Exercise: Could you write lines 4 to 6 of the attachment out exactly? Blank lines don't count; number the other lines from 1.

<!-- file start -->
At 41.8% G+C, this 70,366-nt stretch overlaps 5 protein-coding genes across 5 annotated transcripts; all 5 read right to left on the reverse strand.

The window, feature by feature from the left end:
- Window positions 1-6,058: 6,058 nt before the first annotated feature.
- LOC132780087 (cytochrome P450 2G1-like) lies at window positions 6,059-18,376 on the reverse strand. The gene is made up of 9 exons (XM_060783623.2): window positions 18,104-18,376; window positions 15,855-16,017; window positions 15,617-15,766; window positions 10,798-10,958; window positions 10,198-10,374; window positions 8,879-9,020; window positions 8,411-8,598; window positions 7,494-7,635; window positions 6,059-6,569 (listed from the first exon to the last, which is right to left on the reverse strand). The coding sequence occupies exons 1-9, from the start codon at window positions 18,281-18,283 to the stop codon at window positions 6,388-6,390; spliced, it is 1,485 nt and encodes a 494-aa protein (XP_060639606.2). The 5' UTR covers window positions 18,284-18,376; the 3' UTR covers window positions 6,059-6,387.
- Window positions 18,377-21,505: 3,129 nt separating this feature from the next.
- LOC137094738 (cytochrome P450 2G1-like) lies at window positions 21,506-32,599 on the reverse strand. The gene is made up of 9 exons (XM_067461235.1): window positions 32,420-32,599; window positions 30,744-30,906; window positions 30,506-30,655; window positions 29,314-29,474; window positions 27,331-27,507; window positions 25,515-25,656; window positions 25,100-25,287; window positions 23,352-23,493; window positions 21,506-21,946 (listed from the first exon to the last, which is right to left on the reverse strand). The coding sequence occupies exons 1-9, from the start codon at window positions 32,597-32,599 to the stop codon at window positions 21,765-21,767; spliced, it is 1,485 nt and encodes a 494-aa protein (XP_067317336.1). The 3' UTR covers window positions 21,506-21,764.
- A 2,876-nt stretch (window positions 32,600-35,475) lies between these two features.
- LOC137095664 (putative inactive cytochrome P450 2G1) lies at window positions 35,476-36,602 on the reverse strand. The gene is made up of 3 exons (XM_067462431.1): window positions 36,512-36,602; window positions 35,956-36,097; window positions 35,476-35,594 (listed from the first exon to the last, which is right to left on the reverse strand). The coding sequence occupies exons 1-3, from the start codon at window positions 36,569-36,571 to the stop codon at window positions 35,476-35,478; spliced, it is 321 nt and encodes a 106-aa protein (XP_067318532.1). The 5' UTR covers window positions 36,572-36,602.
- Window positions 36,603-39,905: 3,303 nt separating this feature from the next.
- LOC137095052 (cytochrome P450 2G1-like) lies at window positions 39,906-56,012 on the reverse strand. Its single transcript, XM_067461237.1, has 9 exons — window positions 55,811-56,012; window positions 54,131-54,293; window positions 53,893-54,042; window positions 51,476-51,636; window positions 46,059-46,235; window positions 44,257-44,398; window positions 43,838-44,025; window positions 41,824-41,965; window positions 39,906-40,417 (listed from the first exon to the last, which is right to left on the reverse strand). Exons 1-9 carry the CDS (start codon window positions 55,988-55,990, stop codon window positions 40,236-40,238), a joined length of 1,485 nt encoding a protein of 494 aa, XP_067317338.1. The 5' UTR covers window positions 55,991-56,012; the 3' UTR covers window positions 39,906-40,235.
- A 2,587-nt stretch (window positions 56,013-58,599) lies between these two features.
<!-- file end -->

- LOC132780087 (cytochrome P450 2G1-like) lies at window positions 6,059-18,376 on the reverse strand. The gene is made up of 9 exons (XM_060783623.2): window positions 18,104-18,376; window positions 15,855-16,017; window positions 15,617-15,766; window positions 10,798-10,958; window positions 10,198-10,374; window positions 8,879-9,020; window positions 8,411-8,598; window positions 7,494-7,635; window positions 6,059-6,569 (listed from the first exon to the last, which is right to left on the reverse strand). The coding sequence occupies exons 1-9, from the start codon at window positions 18,281-18,283 to the stop codon at window positions 6,388-6,390; spliced, it is 1,485 nt and encodes a 494-aa protein (XP_060639606.2). The 5' UTR covers window positions 18,284-18,376; the 3' UTR covers window positions 6,059-6,387.
- Window positions 18,377-21,505: 3,129 nt separating this feature from the next.
- LOC137094738 (cytochrome P450 2G1-like) lies at window positions 21,506-32,599 on the reverse strand. The gene is made up of 9 exons (XM_067461235.1): window positions 32,420-32,599; window positions 30,744-30,906; window positions 30,506-30,655; window positions 29,314-29,474; window positions 27,331-27,507; window positions 25,515-25,656; window positions 25,100-25,287; window positions 23,352-23,493; window positions 21,506-21,946 (listed from the first exon to the last, which is right to left on the reverse strand). The coding sequence occupies exons 1-9, from the start codon at window positions 32,597-32,599 to the stop codon at window positions 21,765-21,767; spliced, it is 1,485 nt and encodes a 494-aa protein (XP_067317336.1). The 3' UTR covers window positions 21,506-21,764.